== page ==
ZeeVee's new Zinc beta takes on Boxee

Emphasizing the company's shift from hardware to software, the Zinc browser aims to make it easy to access online video sources--just like Boxee.

ZeeVee Zinc screenshot
Screenshot by John Falcone/CNET

ZeeVee has released the latest beta version of its Zinc "Internet video browser." Beta 3 of Zinc adds access to Netflix (for subscribers) and CBS (the parent company of CNET), in addition to such online video stalwarts as Hulu, ABC, YouTube, and the like. For now, Zinc is a free download for Windows PCs, though ZeeVee pledges that a Mac version is in development.

Zinc is an offshoot of the ZViewer software that was originally developed for ZeeVee's ZvBox Zv-100. We reviewed that product back in the autumn of 2008, and found it to be overly convoluted and complex--but our problems were largely limited to the hardware. By focusing on the software aspect of its product, ZeeVee is aligning itself as a competitor to Boxee. But since Zinc is just a meta-browser--aggregating already available online video into a more easy-to-access package, but keeping it on the PC--it might even sidestep some of the problems Boxee's encountered with its unauthorized Apple TV version.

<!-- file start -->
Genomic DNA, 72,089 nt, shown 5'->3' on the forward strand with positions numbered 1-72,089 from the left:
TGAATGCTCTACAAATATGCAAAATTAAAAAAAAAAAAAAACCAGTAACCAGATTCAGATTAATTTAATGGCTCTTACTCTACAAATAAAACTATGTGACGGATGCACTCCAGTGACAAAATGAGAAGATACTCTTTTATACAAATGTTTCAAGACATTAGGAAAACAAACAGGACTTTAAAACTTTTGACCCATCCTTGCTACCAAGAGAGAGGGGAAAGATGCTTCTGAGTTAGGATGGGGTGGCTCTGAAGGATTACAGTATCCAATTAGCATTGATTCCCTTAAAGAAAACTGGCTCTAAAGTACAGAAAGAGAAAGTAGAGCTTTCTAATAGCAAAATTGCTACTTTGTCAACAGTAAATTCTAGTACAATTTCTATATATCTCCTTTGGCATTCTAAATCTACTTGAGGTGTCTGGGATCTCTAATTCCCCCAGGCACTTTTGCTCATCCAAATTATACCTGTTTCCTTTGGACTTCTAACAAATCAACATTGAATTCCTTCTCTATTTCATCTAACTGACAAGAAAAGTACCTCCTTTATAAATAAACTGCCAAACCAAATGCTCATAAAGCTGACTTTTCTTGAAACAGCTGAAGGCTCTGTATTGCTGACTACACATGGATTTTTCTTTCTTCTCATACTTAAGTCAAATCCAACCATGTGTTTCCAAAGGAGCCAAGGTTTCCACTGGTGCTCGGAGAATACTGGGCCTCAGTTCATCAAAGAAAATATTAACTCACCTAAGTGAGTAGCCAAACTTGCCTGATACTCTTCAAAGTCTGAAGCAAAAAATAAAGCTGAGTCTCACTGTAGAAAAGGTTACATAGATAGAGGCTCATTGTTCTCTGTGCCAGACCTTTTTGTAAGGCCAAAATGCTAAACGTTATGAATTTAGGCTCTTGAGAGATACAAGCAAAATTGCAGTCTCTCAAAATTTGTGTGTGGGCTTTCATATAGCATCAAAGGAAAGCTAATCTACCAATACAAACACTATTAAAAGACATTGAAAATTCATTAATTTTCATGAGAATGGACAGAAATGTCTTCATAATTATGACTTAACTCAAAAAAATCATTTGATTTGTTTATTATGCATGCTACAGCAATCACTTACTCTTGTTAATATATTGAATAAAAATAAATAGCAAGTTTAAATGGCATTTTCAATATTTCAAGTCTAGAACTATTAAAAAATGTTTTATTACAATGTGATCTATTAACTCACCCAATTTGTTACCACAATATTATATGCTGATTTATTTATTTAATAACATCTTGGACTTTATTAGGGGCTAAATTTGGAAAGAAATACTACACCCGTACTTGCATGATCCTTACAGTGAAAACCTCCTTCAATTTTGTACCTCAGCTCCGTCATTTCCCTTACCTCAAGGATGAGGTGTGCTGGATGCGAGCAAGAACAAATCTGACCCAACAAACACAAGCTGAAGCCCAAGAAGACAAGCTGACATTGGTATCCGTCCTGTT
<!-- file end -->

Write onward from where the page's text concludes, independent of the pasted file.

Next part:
We ended our review of the ZvBox--which was then retailing for $500--by suggesting that users "might as well just get an entry-level PC [...] and connect it directly to your TV. Pair it with a good wireless keyboard like the Logitech diNovo Mini, and you've got sofa-based access to the entire panoply of Web-based video on your living room HDTV--for roughly the same overall price." While ZeeVee is still offering hardware such as the high-end ZvPro 2500, this focus on software is, in my opinion, a smarter way to go. If Zinc really delivers, users will figure out a way to enjoy it on their big-screen TV. Plenty of enterprising folks are already doing just that .

The Zinc beta is available for download at ZeeVee's site.

About the author

John P. Falcone is the executive editor of CNET Reviews, where he coordinates a group of more than 20 editors and writers based in New York and San Francisco as they cover the latest and greatest products in consumer technology. He's been a CNET editor since 2003.


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